The Closer You Are, the Fatter You'll Get
Photo by vin dog via Flickr
How close are you to obesity? If you're a teenager, the answer is in the geography:
Teens who attend classes within one-tenth of a mile of a fast-food outlet are more likely to be obese than peers whose campuses are located farther from the lure of quarter-pound burgers, fries and shakes.
So go "the findings of a recent study by researchers from UC Berkeley and Columbia University seeking a link between obesity and the easy availability of fast food," according to the LA Times. The study focused on California 9th graders over an 8 year period, and looked at the proximity of their schools and major fast food chains. Kids who could walk from campus to a fast food joint easily (530 feet or less), were found to have "a 5.2% increase in the incidence of student obesity compared with the average for California youths." If the Mickey Dees and Taco Bells were farther away, the kids were more fit.
Another conclusion from the study: "The researchers said cities concerned about battling teen obesity should consider banning fast-food restaurants near schools."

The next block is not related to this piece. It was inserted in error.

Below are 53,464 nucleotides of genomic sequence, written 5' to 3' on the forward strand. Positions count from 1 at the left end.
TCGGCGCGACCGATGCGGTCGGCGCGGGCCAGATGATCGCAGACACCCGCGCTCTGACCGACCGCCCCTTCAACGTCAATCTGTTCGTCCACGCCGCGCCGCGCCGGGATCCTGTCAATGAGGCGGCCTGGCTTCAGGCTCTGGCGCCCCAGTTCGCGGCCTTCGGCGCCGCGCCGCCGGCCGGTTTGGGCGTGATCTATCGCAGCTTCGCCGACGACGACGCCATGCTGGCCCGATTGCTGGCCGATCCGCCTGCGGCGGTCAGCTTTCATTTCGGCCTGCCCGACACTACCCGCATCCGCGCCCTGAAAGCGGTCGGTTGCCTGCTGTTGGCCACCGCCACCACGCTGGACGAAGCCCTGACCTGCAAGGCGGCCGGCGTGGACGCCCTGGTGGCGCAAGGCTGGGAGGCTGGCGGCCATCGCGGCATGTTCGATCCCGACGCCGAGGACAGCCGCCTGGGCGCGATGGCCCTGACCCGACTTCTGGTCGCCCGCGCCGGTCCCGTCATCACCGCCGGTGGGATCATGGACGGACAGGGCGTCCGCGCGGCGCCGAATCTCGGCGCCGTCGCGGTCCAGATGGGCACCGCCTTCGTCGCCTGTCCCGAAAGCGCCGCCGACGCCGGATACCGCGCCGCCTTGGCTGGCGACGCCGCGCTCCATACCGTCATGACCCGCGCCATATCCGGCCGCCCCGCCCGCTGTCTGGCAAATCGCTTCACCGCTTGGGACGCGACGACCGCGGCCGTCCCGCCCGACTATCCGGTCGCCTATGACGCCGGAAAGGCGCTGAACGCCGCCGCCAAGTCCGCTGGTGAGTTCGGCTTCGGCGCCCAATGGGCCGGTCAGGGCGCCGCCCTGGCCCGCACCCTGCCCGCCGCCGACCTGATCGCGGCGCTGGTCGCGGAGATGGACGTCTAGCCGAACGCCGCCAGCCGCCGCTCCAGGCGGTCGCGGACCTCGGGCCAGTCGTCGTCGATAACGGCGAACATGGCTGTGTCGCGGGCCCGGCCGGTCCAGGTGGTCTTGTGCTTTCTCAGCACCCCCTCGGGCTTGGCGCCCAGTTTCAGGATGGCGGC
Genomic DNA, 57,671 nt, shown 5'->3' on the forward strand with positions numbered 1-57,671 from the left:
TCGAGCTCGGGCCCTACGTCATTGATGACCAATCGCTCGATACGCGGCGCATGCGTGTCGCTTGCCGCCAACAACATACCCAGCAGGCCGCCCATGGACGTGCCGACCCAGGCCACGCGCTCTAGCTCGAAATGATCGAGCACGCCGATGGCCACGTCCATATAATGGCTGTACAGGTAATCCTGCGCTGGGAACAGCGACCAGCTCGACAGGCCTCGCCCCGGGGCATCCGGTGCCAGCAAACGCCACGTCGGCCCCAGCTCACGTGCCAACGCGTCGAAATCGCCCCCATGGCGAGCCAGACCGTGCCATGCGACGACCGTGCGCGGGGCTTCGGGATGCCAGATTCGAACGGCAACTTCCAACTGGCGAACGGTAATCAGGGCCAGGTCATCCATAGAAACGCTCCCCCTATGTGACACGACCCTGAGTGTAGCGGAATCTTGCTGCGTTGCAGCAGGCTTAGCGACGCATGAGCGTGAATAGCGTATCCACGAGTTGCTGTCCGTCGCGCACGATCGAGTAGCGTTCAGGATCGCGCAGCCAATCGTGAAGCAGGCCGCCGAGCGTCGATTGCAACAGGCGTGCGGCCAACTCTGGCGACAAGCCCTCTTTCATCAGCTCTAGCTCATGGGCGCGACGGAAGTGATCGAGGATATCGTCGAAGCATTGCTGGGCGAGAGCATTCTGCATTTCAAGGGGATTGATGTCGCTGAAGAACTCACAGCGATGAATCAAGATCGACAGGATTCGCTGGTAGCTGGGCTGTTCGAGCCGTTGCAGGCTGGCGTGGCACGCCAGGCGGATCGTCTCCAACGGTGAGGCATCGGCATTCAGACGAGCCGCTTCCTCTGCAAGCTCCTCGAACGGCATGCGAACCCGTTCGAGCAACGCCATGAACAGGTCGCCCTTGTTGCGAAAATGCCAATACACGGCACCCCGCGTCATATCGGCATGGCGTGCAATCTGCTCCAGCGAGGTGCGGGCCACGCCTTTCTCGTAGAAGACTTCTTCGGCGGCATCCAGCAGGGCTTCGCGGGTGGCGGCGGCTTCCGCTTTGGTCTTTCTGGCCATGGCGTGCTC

The presence and availability of unhealthy food in California's schools and communities has been the subject of much scrutiny in recent years:
Students can no longer purchase soda or junk food in Golden State schools. Some districts won't allow bake sales. California has banned artery-cloggingtrans fats, and Los Angeles has a one-year moratorium on new fast-food outlets in a 32-square-mile area of South L.A.
But will putting up the proverbial fence, or locking the doors have profound, and realistic, results? While the study shows that if you put a fast food joint near a high school, the kids will eat there--it's cheap, fast, familiar, and satisfying--not having one there doesn't necessarily mean kids, and their families, will be healthier.